In a significant development, EU Member States have come to an agreement on a negotiating mandate aimed at revising the EU Long-Term Residents Directive.
This directive outlines the criteria for third-world-country nationals to attain long-term resident status within the European Union.
Proposed updates encompass a more adaptable approach to residency requirements, targeted integration measures, and improved intra-EU mobility.
These modifications are anticipated to bring advantages to millions of third-country nationals residing in the EU.
Key Highlights of EU Long-Term Residency Rules
- Streamlined Residency Requirements: The proposed updates introduce a more flexible approach to residency requirements. Third-country nationals would be allowed to accrue residence periods of up to two years in other EU Member States, contributing towards the overall five-year residency requirement. This provision aims to facilitate the attainment of long-term resident status for individuals who have moved within the EU for work or study purposes.
- Targeted Integration Measures: The directive underscores the significance of integration for long-term residents, urging Member States to implement integration measures tailored to specific needs and circumstances. These measures may include language courses, cultural orientation, and civic education.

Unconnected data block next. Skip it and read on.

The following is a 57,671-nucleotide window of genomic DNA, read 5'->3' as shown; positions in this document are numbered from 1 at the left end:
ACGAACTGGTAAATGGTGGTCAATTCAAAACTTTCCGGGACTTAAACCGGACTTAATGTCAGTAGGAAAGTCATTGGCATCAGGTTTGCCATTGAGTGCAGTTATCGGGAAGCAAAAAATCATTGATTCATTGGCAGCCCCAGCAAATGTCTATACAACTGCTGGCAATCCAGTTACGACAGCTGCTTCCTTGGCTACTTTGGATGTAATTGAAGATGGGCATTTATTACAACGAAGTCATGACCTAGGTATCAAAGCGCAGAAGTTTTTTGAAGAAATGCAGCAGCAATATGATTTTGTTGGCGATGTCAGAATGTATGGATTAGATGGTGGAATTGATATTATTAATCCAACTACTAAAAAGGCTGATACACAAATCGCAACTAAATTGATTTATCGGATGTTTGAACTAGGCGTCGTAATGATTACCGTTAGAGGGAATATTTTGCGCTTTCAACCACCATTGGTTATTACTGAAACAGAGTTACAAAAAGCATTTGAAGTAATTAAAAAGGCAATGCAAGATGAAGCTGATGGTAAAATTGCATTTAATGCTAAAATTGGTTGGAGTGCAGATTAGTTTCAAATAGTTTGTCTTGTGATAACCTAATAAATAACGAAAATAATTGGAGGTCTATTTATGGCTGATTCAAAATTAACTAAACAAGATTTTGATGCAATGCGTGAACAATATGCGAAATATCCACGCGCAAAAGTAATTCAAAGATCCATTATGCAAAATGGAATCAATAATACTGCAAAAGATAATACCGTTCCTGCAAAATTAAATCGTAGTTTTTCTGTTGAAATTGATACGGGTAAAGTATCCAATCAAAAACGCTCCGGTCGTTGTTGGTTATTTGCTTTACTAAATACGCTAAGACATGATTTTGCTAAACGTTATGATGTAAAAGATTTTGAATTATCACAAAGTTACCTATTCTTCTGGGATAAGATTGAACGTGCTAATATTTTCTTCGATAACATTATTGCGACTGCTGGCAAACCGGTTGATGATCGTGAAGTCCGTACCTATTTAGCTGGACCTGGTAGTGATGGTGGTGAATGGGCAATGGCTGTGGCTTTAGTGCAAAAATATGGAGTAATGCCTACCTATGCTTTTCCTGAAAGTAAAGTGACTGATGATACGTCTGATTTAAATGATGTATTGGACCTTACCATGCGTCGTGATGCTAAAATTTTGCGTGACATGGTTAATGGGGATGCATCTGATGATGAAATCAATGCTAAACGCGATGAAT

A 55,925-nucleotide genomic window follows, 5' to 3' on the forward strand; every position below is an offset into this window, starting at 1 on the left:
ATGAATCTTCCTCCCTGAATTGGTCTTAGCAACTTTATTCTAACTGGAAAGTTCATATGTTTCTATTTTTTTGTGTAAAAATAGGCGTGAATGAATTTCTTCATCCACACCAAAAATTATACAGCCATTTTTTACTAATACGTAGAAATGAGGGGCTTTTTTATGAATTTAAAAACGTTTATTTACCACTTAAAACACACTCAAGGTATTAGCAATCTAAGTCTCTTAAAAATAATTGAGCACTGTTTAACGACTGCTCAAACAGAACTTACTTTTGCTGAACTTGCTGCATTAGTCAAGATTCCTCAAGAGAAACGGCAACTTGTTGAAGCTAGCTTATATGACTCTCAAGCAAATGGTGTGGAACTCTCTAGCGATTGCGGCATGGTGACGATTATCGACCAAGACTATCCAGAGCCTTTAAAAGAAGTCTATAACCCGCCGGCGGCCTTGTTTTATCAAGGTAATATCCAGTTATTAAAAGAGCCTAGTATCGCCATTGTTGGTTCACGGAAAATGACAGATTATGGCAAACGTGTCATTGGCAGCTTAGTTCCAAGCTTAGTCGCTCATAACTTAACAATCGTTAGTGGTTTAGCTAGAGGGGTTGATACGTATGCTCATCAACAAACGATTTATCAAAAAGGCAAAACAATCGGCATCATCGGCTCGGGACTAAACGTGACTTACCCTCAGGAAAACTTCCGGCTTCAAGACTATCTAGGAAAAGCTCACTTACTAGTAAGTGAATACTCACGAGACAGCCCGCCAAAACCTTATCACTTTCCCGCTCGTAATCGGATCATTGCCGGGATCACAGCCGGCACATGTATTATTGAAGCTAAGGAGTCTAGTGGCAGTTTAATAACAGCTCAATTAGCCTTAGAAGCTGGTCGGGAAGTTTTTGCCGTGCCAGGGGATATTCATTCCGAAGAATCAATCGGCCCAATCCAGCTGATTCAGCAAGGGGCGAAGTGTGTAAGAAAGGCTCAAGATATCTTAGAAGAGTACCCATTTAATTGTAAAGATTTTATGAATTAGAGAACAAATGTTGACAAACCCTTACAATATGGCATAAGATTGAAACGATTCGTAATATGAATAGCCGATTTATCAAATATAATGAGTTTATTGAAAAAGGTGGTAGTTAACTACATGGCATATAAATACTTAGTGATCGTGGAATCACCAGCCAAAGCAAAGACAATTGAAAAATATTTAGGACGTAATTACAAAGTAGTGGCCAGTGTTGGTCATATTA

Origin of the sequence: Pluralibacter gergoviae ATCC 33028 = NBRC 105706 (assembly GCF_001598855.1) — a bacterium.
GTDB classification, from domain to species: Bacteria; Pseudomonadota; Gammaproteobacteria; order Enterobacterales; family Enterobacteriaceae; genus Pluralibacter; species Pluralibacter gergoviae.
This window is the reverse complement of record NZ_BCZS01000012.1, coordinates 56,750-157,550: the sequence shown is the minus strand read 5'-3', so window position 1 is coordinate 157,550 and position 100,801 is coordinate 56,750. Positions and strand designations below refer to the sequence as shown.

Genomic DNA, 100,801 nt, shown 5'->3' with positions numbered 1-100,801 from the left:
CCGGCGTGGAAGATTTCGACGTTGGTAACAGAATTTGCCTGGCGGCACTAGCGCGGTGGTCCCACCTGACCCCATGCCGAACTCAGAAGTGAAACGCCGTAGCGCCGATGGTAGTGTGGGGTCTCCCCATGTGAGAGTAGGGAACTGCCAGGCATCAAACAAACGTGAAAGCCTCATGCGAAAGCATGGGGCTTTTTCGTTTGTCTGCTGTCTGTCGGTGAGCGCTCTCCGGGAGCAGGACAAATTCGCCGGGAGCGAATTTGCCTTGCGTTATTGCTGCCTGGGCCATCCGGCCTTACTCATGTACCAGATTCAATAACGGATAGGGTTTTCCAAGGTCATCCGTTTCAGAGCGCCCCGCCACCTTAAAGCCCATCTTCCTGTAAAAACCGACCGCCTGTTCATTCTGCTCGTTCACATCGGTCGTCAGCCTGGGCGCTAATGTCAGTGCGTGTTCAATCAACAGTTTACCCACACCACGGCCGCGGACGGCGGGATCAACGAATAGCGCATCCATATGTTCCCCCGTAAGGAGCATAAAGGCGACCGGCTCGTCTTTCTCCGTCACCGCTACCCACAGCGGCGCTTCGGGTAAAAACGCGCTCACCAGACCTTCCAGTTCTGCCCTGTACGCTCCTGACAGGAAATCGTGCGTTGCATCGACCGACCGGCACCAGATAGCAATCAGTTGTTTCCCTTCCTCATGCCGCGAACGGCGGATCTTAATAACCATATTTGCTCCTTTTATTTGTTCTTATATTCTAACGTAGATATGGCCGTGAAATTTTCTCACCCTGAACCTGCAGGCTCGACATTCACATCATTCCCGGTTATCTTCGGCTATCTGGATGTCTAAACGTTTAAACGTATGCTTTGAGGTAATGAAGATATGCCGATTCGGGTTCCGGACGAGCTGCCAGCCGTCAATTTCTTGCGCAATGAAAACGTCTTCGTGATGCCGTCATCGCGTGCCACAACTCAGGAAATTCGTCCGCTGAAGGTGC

- Enhanced Intra-EU Mobility: EU long-term residents will maintain the right to intra-EU mobility, permitting them to relocate and reside in other EU Member States for work, study, or other purposes. However, this right is contingent on certain conditions, such as labor market assessments by Member States to safeguard against negative impacts on domestic labor markets.
- Enduring Rights and Protections: Once granted, long-term resident status becomes permanent, affording individuals long-term stability and security of residence within the EU. Nevertheless, the directive also outlines specific circumstances under which this status may be revoked, such as prolonged absences from the EU or engagement in activities that pose a threat to public security or order.
Implications for Third-Country Nationals
The proposed updates to the Long-Term Resident Status Directive signify a positive stride toward fostering a more inclusive and welcoming environment for third-country nationals within the EU. Through the streamlining of residency requirements, promotion of integration, and preservation of the right to intra-EU mobility, the directive aims to empower non-EU citizens to contribute meaningfully to EU society and realize their full potential.
According to Eurostat data, as of the end of 2020, approximately 23 million third-country nationals were legally residing in the EU, constituting 5.1% of the EU population. Among these individuals, over ten million held a long-term permanent residence permit. These figures underscore the growing role of non-EU citizens within the EU’s social fabric.